Yes! It certainly was a great 2 hours spent in the Barrel Room eating with friends and family. Our neighbor Craig and his Mom and Dad, Craig’s girlfriend Jessica and her son and Mom, Marnie and Eric and Robin. Such a good group who all thoroughly enjoyed the experience. Definitely a 5-Star Bistro! We highly recommend them – they are open Wednesday thru Sunday and reservations are highly suggested. (24509 Rudd Road Parma ID 83660, 208.946.5187 and email@example.com) Here is their Bistro Menu. Here is what we had! Enjoy! Left-Click any of the photos to see them enlarged.
Thank you so much Artist Stephanie and Chef Storm Hodge for another delightful brunch! These brunches are superb! 5-Star! (Bistro Weekend Menu – subject to change – or Parma Ridge Winery and Bistro) And many thanks to Garry and Donna for meeting us at the bistro for lunch, despite the highway detours! Here is what we had along with our 2016 Parma Ridge Winery Tre Bianchi and a 2015 Parma Ridge Winery Carmenere. Cheers! Left-Click any of these photos to see them enlarged.
And to follow-up from the Parma Ridge Winery web page,
Savor the Flavor
Offering both an in-house menu in the Tasting Room and custom menus for your scheduled event, Storm is looking forward to making your day special. From appetizers to full course meals, Parma Ridge offers both the taste and the view. Come by during tasting room hours to enjoy one of his delicious menu items, or contact us today to plan your special event!
I did mention to Stephanie that Robin and I have probably had close to all of the items offered on the menu. We have never had a bad selection, but there are some we prefer! The Parma Ridge Bistro is definitely a 5-Star winery bistro in the Snake River AVA.
And such a great party it was! 80 people plus attended and we felt quite honored to be included. Robin did help start the winery back in the early to mid 1970’s. From their web page, “On a fall day in 1976, as ravens taunted from tree branches above, Joel Peterson worked doggedly to bring in four tons of grapes before a looming thunderstorm hit. The fruit he crushed that night was used for one of two single-vineyard Sonoma County Zins – the first wines to bear Ravenswood’s signature ring of ravens. The fledgling winery got off to a great start when those wines came in #1 and #2 at a prestigious San Francisco tasting in 1979. With the critical thumbs-up, Joel was able to gather a few wine-loving investors to help get his winery off the ground. He still didn’t have enough money to buy property, so he looked around for more grapes.” Ravenswood Winery, web page.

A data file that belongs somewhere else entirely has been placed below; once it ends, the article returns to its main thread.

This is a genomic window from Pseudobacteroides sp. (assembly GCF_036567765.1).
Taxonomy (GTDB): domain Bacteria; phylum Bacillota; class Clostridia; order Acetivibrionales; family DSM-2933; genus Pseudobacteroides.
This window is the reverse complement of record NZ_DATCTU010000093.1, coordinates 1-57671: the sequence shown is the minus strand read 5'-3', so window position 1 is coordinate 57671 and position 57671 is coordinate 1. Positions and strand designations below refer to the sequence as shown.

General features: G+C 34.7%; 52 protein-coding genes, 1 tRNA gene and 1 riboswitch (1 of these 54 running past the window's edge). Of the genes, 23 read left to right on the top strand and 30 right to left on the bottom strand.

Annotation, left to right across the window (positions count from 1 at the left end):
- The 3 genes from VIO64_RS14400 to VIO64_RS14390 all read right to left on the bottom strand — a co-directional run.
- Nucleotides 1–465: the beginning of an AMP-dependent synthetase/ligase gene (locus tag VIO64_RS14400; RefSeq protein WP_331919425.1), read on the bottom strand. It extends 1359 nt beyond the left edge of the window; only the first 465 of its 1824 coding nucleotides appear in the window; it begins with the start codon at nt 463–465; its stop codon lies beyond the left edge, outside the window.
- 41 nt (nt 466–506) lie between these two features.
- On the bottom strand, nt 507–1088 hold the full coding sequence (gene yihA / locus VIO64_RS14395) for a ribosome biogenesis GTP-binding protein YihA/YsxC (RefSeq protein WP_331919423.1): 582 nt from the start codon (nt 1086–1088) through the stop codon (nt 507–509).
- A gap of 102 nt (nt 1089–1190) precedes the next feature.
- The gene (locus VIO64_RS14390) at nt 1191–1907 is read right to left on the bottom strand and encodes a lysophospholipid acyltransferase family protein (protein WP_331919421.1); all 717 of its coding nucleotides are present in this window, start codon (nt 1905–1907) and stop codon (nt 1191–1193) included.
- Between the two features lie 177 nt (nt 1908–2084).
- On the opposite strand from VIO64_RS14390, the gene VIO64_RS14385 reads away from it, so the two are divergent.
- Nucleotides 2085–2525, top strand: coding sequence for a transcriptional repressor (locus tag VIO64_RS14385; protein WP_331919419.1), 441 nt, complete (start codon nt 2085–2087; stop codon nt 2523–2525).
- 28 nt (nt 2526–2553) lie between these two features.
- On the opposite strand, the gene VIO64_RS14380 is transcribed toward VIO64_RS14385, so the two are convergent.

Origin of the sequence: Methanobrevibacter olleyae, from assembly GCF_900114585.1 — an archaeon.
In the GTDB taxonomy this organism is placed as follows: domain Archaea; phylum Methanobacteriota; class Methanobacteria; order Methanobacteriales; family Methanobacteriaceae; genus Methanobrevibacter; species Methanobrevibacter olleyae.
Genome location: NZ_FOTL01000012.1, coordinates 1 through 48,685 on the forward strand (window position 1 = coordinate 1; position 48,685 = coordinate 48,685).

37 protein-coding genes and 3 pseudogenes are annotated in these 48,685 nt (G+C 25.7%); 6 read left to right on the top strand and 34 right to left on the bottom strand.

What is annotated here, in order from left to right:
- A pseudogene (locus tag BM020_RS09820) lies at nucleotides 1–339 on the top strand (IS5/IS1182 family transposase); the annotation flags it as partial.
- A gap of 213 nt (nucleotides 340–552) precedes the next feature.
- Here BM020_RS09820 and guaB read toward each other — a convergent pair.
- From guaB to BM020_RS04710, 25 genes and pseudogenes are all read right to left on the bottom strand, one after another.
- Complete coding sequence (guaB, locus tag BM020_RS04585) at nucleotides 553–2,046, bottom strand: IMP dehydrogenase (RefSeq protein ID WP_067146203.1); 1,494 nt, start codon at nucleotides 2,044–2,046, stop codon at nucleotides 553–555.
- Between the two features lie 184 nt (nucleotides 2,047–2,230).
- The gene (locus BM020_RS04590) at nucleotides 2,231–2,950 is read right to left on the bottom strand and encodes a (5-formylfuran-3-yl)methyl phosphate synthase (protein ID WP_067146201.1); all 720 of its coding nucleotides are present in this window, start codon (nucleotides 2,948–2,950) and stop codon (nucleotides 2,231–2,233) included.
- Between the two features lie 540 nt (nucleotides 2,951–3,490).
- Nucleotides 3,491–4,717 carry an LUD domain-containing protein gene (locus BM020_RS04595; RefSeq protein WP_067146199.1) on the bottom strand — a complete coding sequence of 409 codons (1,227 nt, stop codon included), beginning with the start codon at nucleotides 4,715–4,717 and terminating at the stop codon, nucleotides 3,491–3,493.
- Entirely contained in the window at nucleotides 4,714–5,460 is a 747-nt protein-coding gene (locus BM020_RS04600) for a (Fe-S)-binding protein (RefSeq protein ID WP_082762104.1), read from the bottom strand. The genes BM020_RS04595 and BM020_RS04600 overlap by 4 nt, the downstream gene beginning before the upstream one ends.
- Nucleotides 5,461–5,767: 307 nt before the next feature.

But before we get there, we had to travel. Here are some of the places we stopped. Donner Summit is the high pass before we hit the Sacramento Valley.
And the night before the super Ravenswood birthday, we must eat dinner. Here’s what we had at the Sonoma Grille. Super patio eating, if you wish. Awesome meal!!
And now to Ravenswood Winery. Happy 40th Birthday!!
breakfast the next morning before departing at the Sunflower Caffe in Sonoma.
And now ………….. Back to Boise!!
I have always liked Char-Broil grills. Well built and long lasting. The last one I had, a combination gas/charcoal grill lasted 10 years. This one, an American Gourmet Deluxe Smoker, BBQ and Grill from Char-Broil seems to work very well. The photo to the left is the grill with it’s BSU cover on it.
A spatchcock is a historical term for a culled immature male chicken, but increasingly denotes a preparation technique. The spatchcock, also known as “spattlecock”, is poultry or game that has been prepared for roasting or grilling by removing the backbone, and sometimes the sternum of the bird and flattening it out before cooking. The preparation of a bird in such a manner for cooking may also be known as butterflying the bird. The term “spatchcock” is used when the backbone is removed, whether or not the sternum is removed. Removing the sternum allows the bird to be flattened more fully…Barbecue (also barbeque, BBQ and barby/barbies) is both a cooking method and an apparatus. The generally accepted differences between barbecuing and grilling are cooking durations and the types of heat used. Grilling is generally done quickly over moderate-to-high direct heat that produces little smoke, while barbecuing is done slowly over low, indirect heat and the food is flavored by the smoking process…The word barbecue when used as a noun can refer to the cooking method, the meat cooked in this way, the cooking apparatus (the “barbecue grill” or simply “barbecue”), or to an event where this style of food is featured. Used as an adjective, “barbecued” refers to foods cooked by this method. The term is also used as a verb for the act of cooking food in this manner. Barbecuing is usually done out-of-doors by smoking the meat over wood or charcoal. Restaurant barbecue may be cooked in large brick or metal ovens designed for that purpose. There are numerous regional variations of barbecuing, and it is practiced around many areas of the world. [Wikipedia]